I have now been here thirteen days.

Here’s what I’ve been up to:

Home.

I set up my new room in the attic.  It’s lovely with a slanted ceiling, which I always wanted as a child.  There is a beautiful deep red rug, a desk, closet, bed, and dresser.  The window looks out at a scene that is both country and city.  (Does anyone remember that TV show “Country Mouse and City Mouse”??  Such a catchy theme song!) Big homes and modern cars, but also dirt roads, a neighbour with horse and buggy, and a rooster that crows throughout the day.  (Did you know it’s just myth that roosters only crow in the morning.)  I also hear dogs regularly.  Street dogs line the roads, hiding under cars to stay out of the heat, and running around at night.  They are like soldiers, staying watch over the subway entrances, and walking proudly through the streets as if to proudly say “Yes, you may pass through my territory today.”  Apparently they are so familiar with the city, they even know how to use the bus system. Perhaps I should ask them to show me around…(not like I get lost often)

Food.

I went grocery shopping.  I’m a hungry girl, and having to cook for myself each day is a challenge that I have been awaiting.  This past year I have been in a preparation mode…unsure of what I was preparing for. (The Proverbs 31 woman was my inspiration, and still is.  She is some kinda woman!)  Cooking was one of the things that I felt I wanted to learn and practice, and so I did.  And now, I am SO happy I did!  I bought a bunch of familiar things, cheese, eggs, flour, onions, potatoes, tomatoes, garlic (enough to last me a lifetime – the BIG bunches were a lot prettier than the individual cloves so I went BIG), spinach, bread, pasta (of course) and fruit and veggies.  So far, I have made a couple pasta dishes, roasted vegetables, some salads, crepes, roti, and with the help of my housemate and friend, Monique, a roasted chicken!!  I don’t like to touch meat – it’s all squisy and slimy – , so I’m almost vegetarian right now. However, when I go out for dinner I usually order something with some chicken.  I love chicken!  Monique is leaving soon, so if I want to eat more meat at home, I will need to overcome this fear…or continue in my vegetarian ways.  Either way, I am enjoying the challenge of cooking everyday.  I’m amazed at my mom, and how she creates delicious, well rounded, and creative meals each day for my family!  It really is a talent, and something to which I aspire.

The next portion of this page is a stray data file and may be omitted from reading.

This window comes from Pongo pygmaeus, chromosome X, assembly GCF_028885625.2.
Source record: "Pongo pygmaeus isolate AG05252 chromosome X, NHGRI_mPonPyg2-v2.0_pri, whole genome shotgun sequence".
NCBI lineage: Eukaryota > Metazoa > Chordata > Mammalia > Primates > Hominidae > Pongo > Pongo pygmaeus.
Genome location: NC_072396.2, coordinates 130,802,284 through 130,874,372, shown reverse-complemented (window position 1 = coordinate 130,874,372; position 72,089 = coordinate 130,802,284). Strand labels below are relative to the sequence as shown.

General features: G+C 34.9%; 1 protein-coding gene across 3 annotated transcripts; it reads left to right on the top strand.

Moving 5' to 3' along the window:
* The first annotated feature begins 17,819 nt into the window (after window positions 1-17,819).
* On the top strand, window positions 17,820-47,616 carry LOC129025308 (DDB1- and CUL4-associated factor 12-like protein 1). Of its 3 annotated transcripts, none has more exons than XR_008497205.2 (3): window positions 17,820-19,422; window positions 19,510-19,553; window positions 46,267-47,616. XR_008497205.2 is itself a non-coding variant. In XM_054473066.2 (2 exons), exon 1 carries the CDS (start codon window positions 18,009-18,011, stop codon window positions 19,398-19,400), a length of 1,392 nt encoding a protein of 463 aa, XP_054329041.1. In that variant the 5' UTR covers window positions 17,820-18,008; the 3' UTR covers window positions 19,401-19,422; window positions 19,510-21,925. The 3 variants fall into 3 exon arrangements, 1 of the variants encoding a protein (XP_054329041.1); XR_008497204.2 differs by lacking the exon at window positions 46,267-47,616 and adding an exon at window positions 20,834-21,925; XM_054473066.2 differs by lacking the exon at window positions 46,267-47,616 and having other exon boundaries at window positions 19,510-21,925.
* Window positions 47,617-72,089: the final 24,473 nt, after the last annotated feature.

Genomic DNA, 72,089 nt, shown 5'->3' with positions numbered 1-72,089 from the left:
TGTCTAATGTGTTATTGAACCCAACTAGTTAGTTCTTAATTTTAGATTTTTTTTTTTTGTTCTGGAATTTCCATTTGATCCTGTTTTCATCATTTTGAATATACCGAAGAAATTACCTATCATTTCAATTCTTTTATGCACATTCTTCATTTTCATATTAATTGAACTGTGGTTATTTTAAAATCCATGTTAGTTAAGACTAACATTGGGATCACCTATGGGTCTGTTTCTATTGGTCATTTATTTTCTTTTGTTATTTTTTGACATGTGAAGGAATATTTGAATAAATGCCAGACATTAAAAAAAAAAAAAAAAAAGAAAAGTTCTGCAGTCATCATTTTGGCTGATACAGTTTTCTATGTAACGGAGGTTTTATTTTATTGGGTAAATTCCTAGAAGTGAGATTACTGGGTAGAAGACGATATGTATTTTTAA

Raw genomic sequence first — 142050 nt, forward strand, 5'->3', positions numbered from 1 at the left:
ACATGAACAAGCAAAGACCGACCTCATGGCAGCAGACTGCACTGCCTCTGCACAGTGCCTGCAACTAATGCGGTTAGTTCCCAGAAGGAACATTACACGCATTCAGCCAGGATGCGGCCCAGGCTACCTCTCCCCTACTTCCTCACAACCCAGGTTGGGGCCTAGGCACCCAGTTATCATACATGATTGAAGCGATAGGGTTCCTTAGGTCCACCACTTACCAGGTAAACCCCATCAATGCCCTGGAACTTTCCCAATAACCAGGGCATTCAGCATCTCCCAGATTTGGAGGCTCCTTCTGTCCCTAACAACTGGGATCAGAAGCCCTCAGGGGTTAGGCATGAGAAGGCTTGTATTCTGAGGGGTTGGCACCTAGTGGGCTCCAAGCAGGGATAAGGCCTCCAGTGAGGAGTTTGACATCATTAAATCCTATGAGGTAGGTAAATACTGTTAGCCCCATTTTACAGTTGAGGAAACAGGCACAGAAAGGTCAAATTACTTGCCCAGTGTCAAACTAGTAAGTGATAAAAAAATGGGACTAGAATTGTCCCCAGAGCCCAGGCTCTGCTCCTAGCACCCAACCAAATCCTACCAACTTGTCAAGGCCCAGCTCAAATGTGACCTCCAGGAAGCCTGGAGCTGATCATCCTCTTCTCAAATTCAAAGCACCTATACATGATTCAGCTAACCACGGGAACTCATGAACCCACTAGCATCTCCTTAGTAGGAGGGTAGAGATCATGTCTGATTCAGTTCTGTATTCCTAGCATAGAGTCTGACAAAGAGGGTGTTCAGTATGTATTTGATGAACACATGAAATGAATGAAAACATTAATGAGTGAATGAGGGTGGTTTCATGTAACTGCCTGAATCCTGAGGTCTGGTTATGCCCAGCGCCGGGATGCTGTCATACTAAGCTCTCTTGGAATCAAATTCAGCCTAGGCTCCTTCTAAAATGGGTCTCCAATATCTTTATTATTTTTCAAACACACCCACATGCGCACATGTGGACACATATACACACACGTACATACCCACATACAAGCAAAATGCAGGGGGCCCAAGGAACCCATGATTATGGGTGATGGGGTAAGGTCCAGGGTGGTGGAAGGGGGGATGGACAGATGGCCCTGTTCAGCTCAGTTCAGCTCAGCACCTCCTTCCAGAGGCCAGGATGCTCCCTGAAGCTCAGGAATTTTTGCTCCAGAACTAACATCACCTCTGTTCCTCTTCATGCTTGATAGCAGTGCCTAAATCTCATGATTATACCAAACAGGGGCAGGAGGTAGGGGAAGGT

Watermelon.

Watermelon gets it’s own paragraph because it is more than a fruit here.  It is a way of life.  Our temperatures here have been in the 40’s, and even 50 on occasion.  The news announces it as only being about 35 degrees, but it is in fact much hotter, and VERY humid.  Thus, the watermelon.  In Canada, we typically slice it is perfect little triangular slices and we each have one, or two.  Perhaps three.  My father however, has always been a huge lover of watermelon, and can ingest an entire melon in one sitting.  And that is precisely how the Romanians do it.  Say goodbye to the triangle and hello to a BIG bowl full of massive chunks of deep pink goodness.  The Romanian word for watermelon is “Pepene” (pe pen ay) and just saying it brings joy to people’s faces here in the summer.

Parks.

Bucharest, the capital of Romania, is known for it’s beautiful parks.  I am so happy to be in a place where I can take a ten minute subway trip to a lush green park with a lake, paddle boats, numerous walking and bike paths, statues, flowers and fountains to marvel at and enjoy.  I love finding places to escape the city and be surrounded by nature.  Within the first four days here, I visited “Herastrau Park” twice.  You can rent a bike for a dollar and tour around the lake, buy ice cream and walk past the swans and men fishing, sit at an outdoor cafe while a local band plays live music, and so much more. Parks are great backdrops to beautiful conversations, like the one I had with Monique on our first visit.  On our second visit, we rented bikes and ventured out towards the lake.  The bike was so comfortable, I wanted to keep it and take it home!  I’m looking forward to more visits in the future.